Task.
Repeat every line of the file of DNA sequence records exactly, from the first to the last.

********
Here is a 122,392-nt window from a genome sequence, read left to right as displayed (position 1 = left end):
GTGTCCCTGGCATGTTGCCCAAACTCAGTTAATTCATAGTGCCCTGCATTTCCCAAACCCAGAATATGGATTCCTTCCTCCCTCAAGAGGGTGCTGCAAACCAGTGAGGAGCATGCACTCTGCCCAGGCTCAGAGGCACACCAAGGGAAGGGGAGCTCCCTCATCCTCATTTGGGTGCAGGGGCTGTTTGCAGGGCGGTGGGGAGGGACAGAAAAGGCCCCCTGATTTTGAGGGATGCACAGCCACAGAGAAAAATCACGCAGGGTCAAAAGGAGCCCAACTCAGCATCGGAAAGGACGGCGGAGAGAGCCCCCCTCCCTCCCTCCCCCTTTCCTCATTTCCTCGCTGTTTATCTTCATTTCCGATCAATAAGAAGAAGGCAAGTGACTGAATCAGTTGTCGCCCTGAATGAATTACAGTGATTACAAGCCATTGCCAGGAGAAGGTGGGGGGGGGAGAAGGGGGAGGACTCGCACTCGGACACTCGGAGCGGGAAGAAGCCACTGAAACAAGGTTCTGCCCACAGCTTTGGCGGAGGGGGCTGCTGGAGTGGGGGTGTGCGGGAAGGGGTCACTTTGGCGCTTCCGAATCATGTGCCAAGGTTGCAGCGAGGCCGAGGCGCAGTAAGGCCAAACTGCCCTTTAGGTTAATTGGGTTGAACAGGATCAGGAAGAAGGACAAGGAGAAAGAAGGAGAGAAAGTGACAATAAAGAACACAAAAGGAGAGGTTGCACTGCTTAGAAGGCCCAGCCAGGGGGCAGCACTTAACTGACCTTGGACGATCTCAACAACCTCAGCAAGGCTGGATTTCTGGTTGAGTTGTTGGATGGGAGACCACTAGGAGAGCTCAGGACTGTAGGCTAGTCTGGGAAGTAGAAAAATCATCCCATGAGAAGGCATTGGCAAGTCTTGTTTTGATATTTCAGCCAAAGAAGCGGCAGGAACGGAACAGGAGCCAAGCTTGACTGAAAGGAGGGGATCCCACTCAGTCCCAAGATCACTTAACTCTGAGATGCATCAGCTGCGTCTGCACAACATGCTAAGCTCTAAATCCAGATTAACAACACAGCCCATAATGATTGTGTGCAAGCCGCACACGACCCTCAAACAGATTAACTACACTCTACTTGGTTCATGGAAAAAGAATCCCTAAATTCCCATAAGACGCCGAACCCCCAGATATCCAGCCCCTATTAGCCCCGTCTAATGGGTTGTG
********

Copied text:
Here is a 122,392-nt window from a genome sequence, read left to right as displayed (position 1 = left end):
GTGTCCCTGGCATGTTGCCCAAACTCAGTTAATTCATAGTGCCCTGCATTTCCCAAACCCAGAATATGGATTCCTTCCTCCCTCAAGAGGGTGCTGCAAACCAGTGAGGAGCATGCACTCTGCCCAGGCTCAGAGGCACACCAAGGGAAGGGGAGCTCCCTCATCCTCATTTGGGTGCAGGGGCTGTTTGCAGGGCGGTGGGGAGGGACAGAAAAGGCCCCCTGATTTTGAGGGATGCACAGCCACAGAGAAAAATCACGCAGGGTCAAAAGGAGCCCAACTCAGCATCGGAAAGGACGGCGGAGAGAGCCCCCCTCCCTCCCTCCCCCTTTCCTCATTTCCTCGCTGTTTATCTTCATTTCCGATCAATAAGAAGAAGGCAAGTGACTGAATCAGTTGTCGCCCTGAATGAATTACAGTGATTACAAGCCATTGCCAGGAGAAGGTGGGGGGGGGAGAAGGGGGAGGACTCGCACTCGGACACTCGGAGCGGGAAGAAGCCACTGAAACAAGGTTCTGCCCACAGCTTTGGCGGAGGGGGCTGCTGGAGTGGGGGTGTGCGGGAAGGGGTCACTTTGGCGCTTCCGAATCATGTGCCAAGGTTGCAGCGAGGCCGAGGCGCAGTAAGGCCAAACTGCCCTTTAGGTTAATTGGGTTGAACAGGATCAGGAAGAAGGACAAGGAGAAAGAAGGAGAGAAAGTGACAATAAAGAACACAAAAGGAGAGGTTGCACTGCTTAGAAGGCCCAGCCAGGGGGCAGCACTTAACTGACCTTGGACGATCTCAACAACCTCAGCAAGGCTGGATTTCTGGTTGAGTTGTTGGATGGGAGACCACTAGGAGAGCTCAGGACTGTAGGCTAGTCTGGGAAGTAGAAAAATCATCCCATGAGAAGGCATTGGCAAGTCTTGTTTTGATATTTCAGCCAAAGAAGCGGCAGGAACGGAACAGGAGCCAAGCTTGACTGAAAGGAGGGGATCCCACTCAGTCCCAAGATCACTTAACTCTGAGATGCATCAGCTGCGTCTGCACAACATGCTAAGCTCTAAATCCAGATTAACAACACAGCCCATAATGATTGTGTGCAAGCCGCACACGACCCTCAAACAGATTAACTACACTCTACTTGGTTCATGGAAAAAGAATCCCTAAATTCCCATAAGACGCCGAACCCCCAGATATCCAGCCCCTATTAGCCCCGTCTAATGGGTTGTG